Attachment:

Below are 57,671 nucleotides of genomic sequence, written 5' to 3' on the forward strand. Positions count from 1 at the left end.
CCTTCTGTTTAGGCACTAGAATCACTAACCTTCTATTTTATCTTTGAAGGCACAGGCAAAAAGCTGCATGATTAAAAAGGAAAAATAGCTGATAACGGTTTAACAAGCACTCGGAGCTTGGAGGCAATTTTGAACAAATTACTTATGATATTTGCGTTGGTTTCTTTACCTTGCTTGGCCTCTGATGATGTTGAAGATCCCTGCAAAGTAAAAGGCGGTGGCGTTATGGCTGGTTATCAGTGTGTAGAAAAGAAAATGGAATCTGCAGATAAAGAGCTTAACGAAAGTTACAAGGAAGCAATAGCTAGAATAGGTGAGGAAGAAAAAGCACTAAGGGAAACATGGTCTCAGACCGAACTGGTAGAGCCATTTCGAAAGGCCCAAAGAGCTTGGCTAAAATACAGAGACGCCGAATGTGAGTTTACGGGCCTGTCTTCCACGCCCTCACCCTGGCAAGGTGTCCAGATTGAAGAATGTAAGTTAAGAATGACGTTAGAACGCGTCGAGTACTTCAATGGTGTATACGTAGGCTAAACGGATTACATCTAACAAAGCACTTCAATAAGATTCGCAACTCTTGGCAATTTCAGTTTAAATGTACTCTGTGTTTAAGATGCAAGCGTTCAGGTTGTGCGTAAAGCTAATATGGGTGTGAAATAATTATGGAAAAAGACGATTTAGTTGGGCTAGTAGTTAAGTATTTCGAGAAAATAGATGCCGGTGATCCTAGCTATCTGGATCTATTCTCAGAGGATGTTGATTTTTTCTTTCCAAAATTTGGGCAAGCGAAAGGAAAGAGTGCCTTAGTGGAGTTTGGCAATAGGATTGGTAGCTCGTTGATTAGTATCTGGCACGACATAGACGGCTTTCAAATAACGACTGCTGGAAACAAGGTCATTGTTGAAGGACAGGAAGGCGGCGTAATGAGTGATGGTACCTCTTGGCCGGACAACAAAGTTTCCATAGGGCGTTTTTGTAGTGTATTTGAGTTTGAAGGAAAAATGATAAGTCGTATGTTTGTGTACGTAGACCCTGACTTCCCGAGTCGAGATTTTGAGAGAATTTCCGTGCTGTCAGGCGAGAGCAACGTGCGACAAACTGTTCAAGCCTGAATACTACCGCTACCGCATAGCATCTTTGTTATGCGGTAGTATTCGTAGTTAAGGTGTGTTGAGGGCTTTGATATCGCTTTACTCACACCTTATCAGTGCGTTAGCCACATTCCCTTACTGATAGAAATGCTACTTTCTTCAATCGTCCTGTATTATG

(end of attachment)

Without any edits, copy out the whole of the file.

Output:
Below are 57,671 nucleotides of genomic sequence, written 5' to 3' on the forward strand. Positions count from 1 at the left end.
CCTTCTGTTTAGGCACTAGAATCACTAACCTTCTATTTTATCTTTGAAGGCACAGGCAAAAAGCTGCATGATTAAAAAGGAAAAATAGCTGATAACGGTTTAACAAGCACTCGGAGCTTGGAGGCAATTTTGAACAAATTACTTATGATATTTGCGTTGGTTTCTTTACCTTGCTTGGCCTCTGATGATGTTGAAGATCCCTGCAAAGTAAAAGGCGGTGGCGTTATGGCTGGTTATCAGTGTGTAGAAAAGAAAATGGAATCTGCAGATAAAGAGCTTAACGAAAGTTACAAGGAAGCAATAGCTAGAATAGGTGAGGAAGAAAAAGCACTAAGGGAAACATGGTCTCAGACCGAACTGGTAGAGCCATTTCGAAAGGCCCAAAGAGCTTGGCTAAAATACAGAGACGCCGAATGTGAGTTTACGGGCCTGTCTTCCACGCCCTCACCCTGGCAAGGTGTCCAGATTGAAGAATGTAAGTTAAGAATGACGTTAGAACGCGTCGAGTACTTCAATGGTGTATACGTAGGCTAAACGGATTACATCTAACAAAGCACTTCAATAAGATTCGCAACTCTTGGCAATTTCAGTTTAAATGTACTCTGTGTTTAAGATGCAAGCGTTCAGGTTGTGCGTAAAGCTAATATGGGTGTGAAATAATTATGGAAAAAGACGATTTAGTTGGGCTAGTAGTTAAGTATTTCGAGAAAATAGATGCCGGTGATCCTAGCTATCTGGATCTATTCTCAGAGGATGTTGATTTTTTCTTTCCAAAATTTGGGCAAGCGAAAGGAAAGAGTGCCTTAGTGGAGTTTGGCAATAGGATTGGTAGCTCGTTGATTAGTATCTGGCACGACATAGACGGCTTTCAAATAACGACTGCTGGAAACAAGGTCATTGTTGAAGGACAGGAAGGCGGCGTAATGAGTGATGGTACCTCTTGGCCGGACAACAAAGTTTCCATAGGGCGTTTTTGTAGTGTATTTGAGTTTGAAGGAAAAATGATAAGTCGTATGTTTGTGTACGTAGACCCTGACTTCCCGAGTCGAGATTTTGAGAGAATTTCCGTGCTGTCAGGCGAGAGCAACGTGCGACAAACTGTTCAAGCCTGAATACTACCGCTACCGCATAGCATCTTTGTTATGCGGTAGTATTCGTAGTTAAGGTGTGTTGAGGGCTTTGATATCGCTTTACTCACACCTTATCAGTGCGTTAGCCACATTCCCTTACTGATAGAAATGCTACTTTCTTCAATCGTCCTGTATTATG